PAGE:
England aim third successive T20I whitewash while New Zealand look to salvage pride
When New Zealand ended the ODI series against England on a high, few would have expected them to crumble yet again in the T20Is. A suspect batting order combined with a misfiring Sophie Devine have left the hosts staring at a T20I series whitewash at home – it would be the first time if it so happens. In 2011-12, the Kiwis had failed to win a single T20I in a five-match series against England at home, but one game was abandoned due to rain, leaving the score-line 4-0 in the tourists’ favour.
For starters, New Zealand seem to have got their batting order wrong. Hayley Jensen had been sent to open in the ODIs, a move that paid off in the first ODI. But ever since, it has been a struggle for the allrounder. She’s failed to get going in the shortest format, thereby taking away any momentum that the hosts would have liked at the top.
Maddy Green, on the other hand, has also been underutilized, coming in at seven in the first two T20Is so far. She had batted at four in the T20 World Cup last year with middling returns. The New Zealand middle-order seems to be packed with all of Amy Satterthwaite, Amelia Kerr, Katey Martin and Brooke Halliday holding to their spots.
An option that the hosts could look for in the final match, in a bid to avoid the clean sweep, is to open with Halliday and Devine. The southpaw had largely opened the batting for Northern Spirit in the Super Smash and even in the Hallyburton Johnstone Shield Tournament. In the 50-over competition, she averaged over 50 in the six rounds she played.
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One of the positives to emerge for the hosts from this series is the form of Satterthwaite and her partnership with Kerr. Devine acknowledged the fact that they were in the hunt while the duo was in the middle on Friday (March 5). “I thought the partnership between Amy and Amelia started to turn the tide our way,” she said after the match. “It’s good signs for us to see Satterthwaite get plenty of runs.”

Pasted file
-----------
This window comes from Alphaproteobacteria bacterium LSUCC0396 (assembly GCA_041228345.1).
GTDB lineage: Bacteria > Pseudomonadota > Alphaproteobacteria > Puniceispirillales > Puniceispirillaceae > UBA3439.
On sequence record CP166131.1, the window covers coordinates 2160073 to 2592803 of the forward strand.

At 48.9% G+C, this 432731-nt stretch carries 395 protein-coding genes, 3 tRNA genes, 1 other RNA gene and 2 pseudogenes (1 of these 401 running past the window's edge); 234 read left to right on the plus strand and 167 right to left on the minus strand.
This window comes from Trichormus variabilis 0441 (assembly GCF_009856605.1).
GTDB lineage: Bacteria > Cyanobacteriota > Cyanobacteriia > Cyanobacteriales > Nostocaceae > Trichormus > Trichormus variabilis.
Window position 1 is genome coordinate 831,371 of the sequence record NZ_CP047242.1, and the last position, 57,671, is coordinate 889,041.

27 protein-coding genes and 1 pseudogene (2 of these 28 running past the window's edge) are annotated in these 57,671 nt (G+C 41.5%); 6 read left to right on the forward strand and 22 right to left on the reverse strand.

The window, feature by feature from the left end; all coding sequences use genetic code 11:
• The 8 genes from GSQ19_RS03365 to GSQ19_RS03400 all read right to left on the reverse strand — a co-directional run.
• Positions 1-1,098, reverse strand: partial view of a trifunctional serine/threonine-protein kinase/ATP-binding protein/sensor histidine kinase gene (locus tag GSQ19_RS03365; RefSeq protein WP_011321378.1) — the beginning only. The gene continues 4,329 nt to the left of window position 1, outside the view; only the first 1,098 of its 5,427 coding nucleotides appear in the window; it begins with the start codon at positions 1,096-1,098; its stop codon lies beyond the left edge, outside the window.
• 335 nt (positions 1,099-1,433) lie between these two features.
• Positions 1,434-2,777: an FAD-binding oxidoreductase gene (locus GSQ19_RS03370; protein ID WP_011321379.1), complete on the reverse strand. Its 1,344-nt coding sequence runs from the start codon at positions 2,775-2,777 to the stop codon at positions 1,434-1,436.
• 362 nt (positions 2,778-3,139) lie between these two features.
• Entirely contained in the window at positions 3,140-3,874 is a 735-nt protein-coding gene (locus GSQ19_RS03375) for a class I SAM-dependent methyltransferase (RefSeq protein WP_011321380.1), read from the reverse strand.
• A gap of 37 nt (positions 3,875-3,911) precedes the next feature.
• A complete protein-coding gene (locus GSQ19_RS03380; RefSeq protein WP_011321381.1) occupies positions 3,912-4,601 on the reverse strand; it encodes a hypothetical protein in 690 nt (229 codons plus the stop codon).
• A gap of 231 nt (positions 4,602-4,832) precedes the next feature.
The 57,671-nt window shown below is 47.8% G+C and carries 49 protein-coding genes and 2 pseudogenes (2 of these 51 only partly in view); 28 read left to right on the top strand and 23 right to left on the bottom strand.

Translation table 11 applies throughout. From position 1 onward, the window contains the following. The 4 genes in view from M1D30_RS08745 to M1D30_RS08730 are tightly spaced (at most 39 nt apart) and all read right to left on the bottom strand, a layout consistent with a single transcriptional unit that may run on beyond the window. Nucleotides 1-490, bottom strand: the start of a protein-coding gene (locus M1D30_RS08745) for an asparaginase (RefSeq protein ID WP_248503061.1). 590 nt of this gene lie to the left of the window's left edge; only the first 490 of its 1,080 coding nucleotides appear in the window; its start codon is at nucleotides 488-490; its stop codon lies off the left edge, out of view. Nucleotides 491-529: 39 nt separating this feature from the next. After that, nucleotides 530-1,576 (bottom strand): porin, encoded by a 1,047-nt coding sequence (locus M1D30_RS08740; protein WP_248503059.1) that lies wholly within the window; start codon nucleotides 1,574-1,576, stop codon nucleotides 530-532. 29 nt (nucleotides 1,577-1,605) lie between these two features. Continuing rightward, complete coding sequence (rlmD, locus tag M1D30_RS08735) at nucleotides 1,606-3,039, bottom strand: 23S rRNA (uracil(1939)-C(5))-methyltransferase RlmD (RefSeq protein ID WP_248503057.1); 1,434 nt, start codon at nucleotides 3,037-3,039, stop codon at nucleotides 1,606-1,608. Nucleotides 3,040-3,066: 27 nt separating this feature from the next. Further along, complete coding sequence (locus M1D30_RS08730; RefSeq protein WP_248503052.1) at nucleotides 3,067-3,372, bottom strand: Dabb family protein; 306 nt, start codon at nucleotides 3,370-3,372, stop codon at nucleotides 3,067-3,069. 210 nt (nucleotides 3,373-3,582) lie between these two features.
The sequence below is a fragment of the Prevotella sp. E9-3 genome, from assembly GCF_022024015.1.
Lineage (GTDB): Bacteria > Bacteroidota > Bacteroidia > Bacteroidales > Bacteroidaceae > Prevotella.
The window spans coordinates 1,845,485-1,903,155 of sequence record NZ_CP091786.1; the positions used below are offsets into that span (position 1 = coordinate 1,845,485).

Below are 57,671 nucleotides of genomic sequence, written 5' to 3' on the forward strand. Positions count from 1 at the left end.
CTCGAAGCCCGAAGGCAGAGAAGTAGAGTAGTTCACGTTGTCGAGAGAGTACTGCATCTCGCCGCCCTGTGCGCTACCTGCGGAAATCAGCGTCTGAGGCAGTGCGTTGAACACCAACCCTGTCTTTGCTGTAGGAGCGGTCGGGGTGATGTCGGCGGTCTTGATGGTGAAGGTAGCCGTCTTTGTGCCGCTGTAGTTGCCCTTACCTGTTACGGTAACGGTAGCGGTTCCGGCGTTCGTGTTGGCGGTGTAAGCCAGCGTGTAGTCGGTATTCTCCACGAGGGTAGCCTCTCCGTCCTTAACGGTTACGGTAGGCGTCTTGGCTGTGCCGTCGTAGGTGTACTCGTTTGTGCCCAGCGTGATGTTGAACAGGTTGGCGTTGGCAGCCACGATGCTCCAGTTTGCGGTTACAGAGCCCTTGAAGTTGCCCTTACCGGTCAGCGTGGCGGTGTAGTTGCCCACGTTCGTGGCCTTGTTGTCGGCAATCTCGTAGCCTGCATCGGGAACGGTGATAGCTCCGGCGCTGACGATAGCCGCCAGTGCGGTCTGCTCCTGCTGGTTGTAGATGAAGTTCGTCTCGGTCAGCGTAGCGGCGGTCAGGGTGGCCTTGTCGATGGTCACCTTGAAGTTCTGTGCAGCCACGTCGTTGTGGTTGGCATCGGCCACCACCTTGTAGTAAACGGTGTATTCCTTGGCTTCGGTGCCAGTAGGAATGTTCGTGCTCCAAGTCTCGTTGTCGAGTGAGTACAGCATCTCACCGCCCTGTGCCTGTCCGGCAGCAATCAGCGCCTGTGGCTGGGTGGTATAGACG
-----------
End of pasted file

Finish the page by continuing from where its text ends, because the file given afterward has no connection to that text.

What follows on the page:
If the trend of New Zealand’s batting getting better with every passing game is to continue, we could be in store for a better game on the final match of the series.
Over to England now. They have had two under-par, or at best par in the second T20I, scores to chase in the T20Is so far. Tammy Beaumont, who tormented the New Zealand bowlers in the ODI, continued to do so in the second game as well, with a responsible 63 off 53 balls. Heather Knight and Natalie Sciver, too, have shown their silken touch. However, much like the ODIs, England’s lower-middle order remains a bit untested and if the hosts could try and exploit that area, it could be game on.
With the series sealed, England could try out how Georgia Elwiss, the only player who is yet to play in the series, shapes out. She last played a T20I in the Ashes series in 2019 and was part of the side that played the T20 World Cup warm-ups last year but didn’t bat or bowl. Danielle Wyatt’s form might be a concern for the tourists but it won’t be something they’d have sleepless nights over.
In what would come as a refreshing news for both sides, crowds would be allowed for the final T20I, which is a double-header along with the men’s New Zealand versus Australia clash. The evening game would, perhaps, force the skippers to rethink their strategies a bit.
England are here on the back of two successive whitewashes in the format – against West Indies at home last year and against Pakistan in Kuala Lumpur in late 2019. Will they be able to make a hat-trick of clean sweeps in a format as fickle as the T20Is? Or will New Zealand manage to eke out a win, like they did in the ODIs?
New Zealand: Sophie Devine (c), Amy Satterthwaite, Kate Ebrahim, Maddy Green, Hayley Jensen, Leigh Kasperek, Amelia Kerr, Jess Kerr, Rosemary Mair, Katey Martin (wk), Thamsyn Newton, Hannah Rowe, Brooke Halliday, Gabby Sullivan
England: Heather Knight (c), Natalie Sciver, Katherine Brunt, Tammy Beaumont, Kate Cross, Freya Davies, Sophia Dunkley, Sophie Ecclestone, Georgia Elwiss, Natasha Farrant, Sarah Glenn, Amy Jones, Mady Villiers, Fran Wilson, Lauren Winfield-Hill, Danielle Wyatt